SF Call

Historical Essay

by Greg Williamson


The Daily Morning Call's original office building.

Photo: Bancroft Library

Although the San Francisco Call dates back to the 1860s, the newspaper came into prominence when it was bought by Claus Spreckels in 1895. In 1896 he moved the paper to the corner of Market and 3rd Street and built a 19-story skyscraper that dwarfed the nearby Chronicle and Examiner buildings.

The Call was particularly useful to the Spreckels (son John takes over from his father Claus) -- it promotes the families interests, especially in real estate and oil (the family owns the Spreckels and Sunset Monarch Oil Company). The paper backed the Progressive wing of the Republican Party, but was particularly valuable as a platform for attacking the Michael de Young (John's brother Adolph had shot de Young in his office in 1884; he was acquitted, reminding one of Ambrose Bierce's definition of "Acquittal" -- to be tried for murder in San Francisco).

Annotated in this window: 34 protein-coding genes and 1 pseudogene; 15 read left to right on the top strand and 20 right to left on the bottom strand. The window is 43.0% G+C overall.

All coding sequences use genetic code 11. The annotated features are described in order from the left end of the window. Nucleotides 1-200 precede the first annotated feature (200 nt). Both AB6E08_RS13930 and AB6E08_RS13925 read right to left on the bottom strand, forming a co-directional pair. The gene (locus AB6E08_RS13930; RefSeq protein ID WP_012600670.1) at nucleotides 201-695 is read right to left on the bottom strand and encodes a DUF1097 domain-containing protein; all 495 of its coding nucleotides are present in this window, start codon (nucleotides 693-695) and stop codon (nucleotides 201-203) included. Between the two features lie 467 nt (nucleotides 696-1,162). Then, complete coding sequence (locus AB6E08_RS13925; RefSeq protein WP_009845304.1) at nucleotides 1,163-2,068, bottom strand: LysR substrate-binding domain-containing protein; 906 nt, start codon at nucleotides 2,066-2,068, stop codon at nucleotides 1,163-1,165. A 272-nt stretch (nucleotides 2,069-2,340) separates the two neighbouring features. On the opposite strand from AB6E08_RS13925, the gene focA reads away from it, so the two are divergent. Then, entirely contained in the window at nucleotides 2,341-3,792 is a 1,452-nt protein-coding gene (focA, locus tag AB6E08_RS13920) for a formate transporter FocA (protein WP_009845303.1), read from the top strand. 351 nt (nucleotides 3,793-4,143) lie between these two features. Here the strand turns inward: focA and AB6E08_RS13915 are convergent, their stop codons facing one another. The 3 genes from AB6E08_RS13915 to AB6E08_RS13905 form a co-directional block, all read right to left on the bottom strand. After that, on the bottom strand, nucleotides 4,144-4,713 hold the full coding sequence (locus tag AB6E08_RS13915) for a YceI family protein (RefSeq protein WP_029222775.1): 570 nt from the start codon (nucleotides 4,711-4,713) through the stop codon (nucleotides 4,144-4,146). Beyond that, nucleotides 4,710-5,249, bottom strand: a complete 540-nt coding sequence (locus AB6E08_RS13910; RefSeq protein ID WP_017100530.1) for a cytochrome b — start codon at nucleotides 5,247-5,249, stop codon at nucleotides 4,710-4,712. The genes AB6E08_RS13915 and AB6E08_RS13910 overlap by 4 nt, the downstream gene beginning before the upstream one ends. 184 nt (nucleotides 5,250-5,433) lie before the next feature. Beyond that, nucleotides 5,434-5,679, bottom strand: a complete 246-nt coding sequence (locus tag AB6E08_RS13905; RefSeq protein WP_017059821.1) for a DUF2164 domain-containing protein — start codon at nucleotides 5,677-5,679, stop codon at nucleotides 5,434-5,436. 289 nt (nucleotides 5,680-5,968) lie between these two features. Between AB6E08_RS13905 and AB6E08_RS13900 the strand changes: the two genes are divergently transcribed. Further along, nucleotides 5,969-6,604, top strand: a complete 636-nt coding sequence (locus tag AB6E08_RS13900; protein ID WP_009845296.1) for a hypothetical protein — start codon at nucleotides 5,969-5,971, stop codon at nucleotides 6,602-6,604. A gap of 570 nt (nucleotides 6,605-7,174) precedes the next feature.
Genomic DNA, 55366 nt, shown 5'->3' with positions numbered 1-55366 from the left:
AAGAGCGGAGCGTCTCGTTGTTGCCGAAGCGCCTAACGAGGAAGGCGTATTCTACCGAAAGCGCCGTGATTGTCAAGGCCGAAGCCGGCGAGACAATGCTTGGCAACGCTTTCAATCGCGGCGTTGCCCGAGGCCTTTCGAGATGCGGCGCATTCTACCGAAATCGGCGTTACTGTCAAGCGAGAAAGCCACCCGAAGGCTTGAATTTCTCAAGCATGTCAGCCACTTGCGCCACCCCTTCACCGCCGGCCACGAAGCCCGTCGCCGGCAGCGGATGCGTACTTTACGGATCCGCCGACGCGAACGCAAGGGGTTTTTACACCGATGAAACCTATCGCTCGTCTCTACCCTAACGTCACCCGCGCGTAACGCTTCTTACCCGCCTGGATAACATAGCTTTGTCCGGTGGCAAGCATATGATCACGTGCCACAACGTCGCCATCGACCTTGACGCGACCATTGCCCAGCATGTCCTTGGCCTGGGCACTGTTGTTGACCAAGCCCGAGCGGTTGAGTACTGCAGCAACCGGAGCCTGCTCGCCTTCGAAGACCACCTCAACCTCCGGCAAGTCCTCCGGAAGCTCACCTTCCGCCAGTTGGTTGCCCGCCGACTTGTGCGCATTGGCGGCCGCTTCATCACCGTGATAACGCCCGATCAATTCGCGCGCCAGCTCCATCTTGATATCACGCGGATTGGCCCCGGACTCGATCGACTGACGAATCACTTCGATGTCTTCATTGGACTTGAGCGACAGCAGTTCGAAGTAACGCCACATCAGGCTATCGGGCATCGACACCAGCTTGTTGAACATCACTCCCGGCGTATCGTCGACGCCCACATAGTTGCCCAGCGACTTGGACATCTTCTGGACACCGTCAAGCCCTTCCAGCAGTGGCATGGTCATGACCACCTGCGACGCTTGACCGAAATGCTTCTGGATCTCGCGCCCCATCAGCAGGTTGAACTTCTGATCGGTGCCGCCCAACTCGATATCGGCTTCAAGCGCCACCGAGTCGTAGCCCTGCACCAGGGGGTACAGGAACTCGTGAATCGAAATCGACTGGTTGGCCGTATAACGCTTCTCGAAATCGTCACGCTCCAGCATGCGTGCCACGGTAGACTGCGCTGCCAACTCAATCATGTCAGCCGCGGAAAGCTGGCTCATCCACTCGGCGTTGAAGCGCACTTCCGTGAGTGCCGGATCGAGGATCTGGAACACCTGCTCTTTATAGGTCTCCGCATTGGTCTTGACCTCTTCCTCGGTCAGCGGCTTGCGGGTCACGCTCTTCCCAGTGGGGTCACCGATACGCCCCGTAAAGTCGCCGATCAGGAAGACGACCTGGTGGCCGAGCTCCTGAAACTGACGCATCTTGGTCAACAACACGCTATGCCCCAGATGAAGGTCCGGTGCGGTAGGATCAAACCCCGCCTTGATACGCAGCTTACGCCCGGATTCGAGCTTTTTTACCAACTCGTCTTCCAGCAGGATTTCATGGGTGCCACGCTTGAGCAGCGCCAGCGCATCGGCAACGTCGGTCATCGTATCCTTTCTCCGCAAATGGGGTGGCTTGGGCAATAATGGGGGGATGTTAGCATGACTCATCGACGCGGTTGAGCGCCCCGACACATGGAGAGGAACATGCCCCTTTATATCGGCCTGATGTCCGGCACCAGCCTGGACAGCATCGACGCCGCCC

The Call kept up a steady drumfire against the de Youngs, and was the last paper to give up the crusade against corruption during the Schmitz administration.

The Call was sold to de Young in 1913, and it exists for a few more years as a tabloid, before being sold to the Hearsts in 1919. By then the paper's days as an independent voice were long over.

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